COLORADO SPRINGS — With most summer camps and family vacations canceled, this is a much different summer for many children. It's no surprise some kids are feeling unsettled and stressed out.
Doctor Frank McGeorge, MD says there are subtle warning signs that kids may give off when they may not be willing or able to verbalize their worries.
Dr. McGeorge says, “While some children can talk about their concerns, a new study finds many kids are showing physical symptoms that parents also need to watch out for. Researchers in Norway studied nearly five thousand kids between the ages of 11 and 15 and found those who reported higher levels of school-related stress were more likely to experience weekly headaches, stomach pain, backaches, or dizziness.”
Children thrive in an environment built around a structure and schedule which are also more challenging right now and knowing that stress is taking a toll can also be a challenge.
Dr. McGeorge says, “Stress can continue into the summer with normal routines still disrupted and major uncertainty around what school will be like in the fall. The signs of stress can vary by age. In toddlers, a lack of emotion or toilet training regression are common signs of stress or anxiety. Older kids may have trouble sleeping, canker sores, headaches, or complain about stomach or leg pain. Children may also be more clingy, withdrawn, angry, or agitated.”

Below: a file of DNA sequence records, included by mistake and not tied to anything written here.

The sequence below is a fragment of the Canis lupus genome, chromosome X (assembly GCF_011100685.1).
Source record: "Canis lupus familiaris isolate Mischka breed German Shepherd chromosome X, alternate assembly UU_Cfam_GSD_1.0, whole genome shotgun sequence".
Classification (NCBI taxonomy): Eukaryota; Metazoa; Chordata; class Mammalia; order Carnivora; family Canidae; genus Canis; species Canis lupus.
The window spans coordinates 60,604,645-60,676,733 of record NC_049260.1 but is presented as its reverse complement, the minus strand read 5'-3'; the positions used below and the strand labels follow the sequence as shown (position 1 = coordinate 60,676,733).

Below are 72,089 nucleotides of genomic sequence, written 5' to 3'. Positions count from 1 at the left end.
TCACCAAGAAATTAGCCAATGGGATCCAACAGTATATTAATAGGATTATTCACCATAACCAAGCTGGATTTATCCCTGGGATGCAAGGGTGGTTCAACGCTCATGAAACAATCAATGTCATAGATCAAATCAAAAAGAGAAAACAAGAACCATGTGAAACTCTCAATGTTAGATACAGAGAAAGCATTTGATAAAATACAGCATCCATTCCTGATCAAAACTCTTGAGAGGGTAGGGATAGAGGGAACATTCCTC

Summer break is usually a time for kids to enjoy not having the structure of a school-day to follow, but having no schedule at all for multiple weeks can create problems. Dr. McGeorge explains, “Experts say, even in these summer months it's important to have routines and schedules, even if they're looser so that kids still know what to expect each day. Spending time outside and getting regular exercise, especially as a family, is also helpful.”
Finally, concerning the school uncertainty with many districts still trying to finalize plans for the fall, experts say to be honest but reassuring with your children about the plans being considered. Focus on the steps being made to keep them safe and remember, their worries about school, are likely not the same as yours, so ask them - don't assume.